Winter Raptor ID
Identifying Northern Harriers, Rough-legged Hawks, and Short-eared Owls
All photos on this webpage are copyrighted, and are used here by permission of the photographer, Gordon Ellmers, Fort Edward, NY Many thanks to Gordie for allowing our Audubon chapter to use his photos in an effort to educate the public about wintering raptors, and as an aid for volunteer surveyors and new birders to become more familiar with these species.
Northern Harriers – Note the plumage differences below between sexes and ages; the adult male can be mistaken for a gull from a distance, his gray mantle above and white wings and body below with black wingtips, have earned him the nickname “Gray Ghost;” the female is brown above, light, with streaking, below; juveniles resemble adult females with a darker brown head; however, they have a rusty or rufous wash, with streaks, on the underside. All plumages have a white rump patch that is conspicuous in flight. Note also the owl-like face. When perched, this bird will often be low or on the ground; it may be seen flying low over fields searching for prey or hovering as it waits for the right moment to dive.
Photos of Male Northern Harriers
Photos of Female Northern Harriers
Rough-legged Hawks – There are many plumage variations in this species; light– and dark–morph birds will also vary by sex.
All adult light–morph birds will show a dark patch at bend of underwing, dark wingtips and trailing edge to the underwing, and a dark sub–terminal band on the tail. Wings show longer than tail when perched, and birds will show a varied amount of barring on the breast— sometimes showing a solid dark brown bib.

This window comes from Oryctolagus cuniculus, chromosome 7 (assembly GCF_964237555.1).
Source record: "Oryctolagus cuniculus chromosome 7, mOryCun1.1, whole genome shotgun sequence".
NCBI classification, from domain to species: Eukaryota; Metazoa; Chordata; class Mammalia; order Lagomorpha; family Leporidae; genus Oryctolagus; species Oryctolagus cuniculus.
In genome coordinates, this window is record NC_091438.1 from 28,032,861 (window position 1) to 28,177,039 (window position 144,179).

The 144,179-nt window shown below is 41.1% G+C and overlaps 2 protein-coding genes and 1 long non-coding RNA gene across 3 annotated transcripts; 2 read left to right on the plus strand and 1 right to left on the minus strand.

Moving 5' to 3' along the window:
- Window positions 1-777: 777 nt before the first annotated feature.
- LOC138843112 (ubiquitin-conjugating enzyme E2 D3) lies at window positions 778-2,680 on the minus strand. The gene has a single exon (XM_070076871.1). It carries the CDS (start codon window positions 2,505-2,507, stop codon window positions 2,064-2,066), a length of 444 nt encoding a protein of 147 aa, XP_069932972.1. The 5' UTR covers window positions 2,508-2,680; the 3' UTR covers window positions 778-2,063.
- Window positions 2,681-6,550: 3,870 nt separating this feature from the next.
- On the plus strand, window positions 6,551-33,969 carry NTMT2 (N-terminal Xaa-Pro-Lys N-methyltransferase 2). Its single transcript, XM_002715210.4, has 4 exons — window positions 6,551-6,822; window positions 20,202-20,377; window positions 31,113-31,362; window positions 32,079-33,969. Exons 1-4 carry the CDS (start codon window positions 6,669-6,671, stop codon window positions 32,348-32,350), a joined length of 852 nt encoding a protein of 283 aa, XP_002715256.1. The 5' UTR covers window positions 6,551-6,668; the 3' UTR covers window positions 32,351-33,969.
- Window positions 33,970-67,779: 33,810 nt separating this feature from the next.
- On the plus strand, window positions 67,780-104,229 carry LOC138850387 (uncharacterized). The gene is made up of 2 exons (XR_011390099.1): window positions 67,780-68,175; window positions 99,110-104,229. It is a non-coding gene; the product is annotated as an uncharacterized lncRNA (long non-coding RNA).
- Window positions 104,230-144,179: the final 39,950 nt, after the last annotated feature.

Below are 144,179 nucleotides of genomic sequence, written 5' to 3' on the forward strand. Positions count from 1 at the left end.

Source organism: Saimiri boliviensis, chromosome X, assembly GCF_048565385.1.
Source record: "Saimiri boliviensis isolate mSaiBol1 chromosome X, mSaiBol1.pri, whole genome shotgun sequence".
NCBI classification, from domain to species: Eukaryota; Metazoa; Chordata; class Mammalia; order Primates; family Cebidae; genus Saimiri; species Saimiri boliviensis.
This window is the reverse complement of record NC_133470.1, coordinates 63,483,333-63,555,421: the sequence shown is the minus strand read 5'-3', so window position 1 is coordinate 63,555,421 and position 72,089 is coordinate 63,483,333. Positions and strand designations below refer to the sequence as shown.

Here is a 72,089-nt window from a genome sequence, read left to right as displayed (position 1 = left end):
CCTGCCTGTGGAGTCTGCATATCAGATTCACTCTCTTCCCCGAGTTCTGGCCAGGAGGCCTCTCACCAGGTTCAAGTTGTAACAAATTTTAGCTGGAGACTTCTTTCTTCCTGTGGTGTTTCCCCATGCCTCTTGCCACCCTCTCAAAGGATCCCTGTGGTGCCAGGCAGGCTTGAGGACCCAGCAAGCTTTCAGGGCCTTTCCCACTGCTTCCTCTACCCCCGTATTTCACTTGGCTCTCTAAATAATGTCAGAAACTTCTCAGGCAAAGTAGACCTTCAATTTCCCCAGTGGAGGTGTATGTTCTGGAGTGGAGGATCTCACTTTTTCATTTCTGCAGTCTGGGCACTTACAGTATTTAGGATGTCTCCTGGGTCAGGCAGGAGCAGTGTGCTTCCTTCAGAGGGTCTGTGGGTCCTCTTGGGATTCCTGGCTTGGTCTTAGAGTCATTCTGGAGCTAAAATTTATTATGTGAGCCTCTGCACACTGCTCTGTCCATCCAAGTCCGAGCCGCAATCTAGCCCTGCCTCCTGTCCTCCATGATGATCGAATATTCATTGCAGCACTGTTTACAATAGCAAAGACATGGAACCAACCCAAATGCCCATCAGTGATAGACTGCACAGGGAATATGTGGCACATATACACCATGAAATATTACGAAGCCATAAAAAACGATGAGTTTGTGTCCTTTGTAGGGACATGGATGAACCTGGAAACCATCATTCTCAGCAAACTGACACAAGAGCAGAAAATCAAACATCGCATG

All dark–morph birds will have silvery flight feathers on the underside with dark coverts; when perched will look all dark above—the males black; the females dark brown. Compare the plumages of these two color morphs below.
Photos of Rough-legged Hawks – light-morph
Photos of Rough-legged Hawks – dark-morph
Perched birds show overall dark coloration
While soaring birds show unmistakable underwing patterns
Short-eared Owls – studying Gordie’s photos below is the best way to familiarize yourself with this species. Note the body shape in flight in the first two pictures below – wide, flat head, no neck, body tapers to a point at the tail. Wings are wide and rounded, brown above but very light underneath with a dark patch at the bend. At close range, the facial disc and body shape make this species conspicuous; at long distances it can be mistaken for a harrier as it works the field in search of prey. This bird looks more like a giant moth in flight; the harrier exhibits smoother flight and gliding actions of a hawk. Also of interest is the variation in the facial disc—see the fifth and sixth photos below and note how the disc is “open” in the photo where the bird is alert and “closed”—almost a heart shape— where the bird is resting.
Photos of Short-eared Owls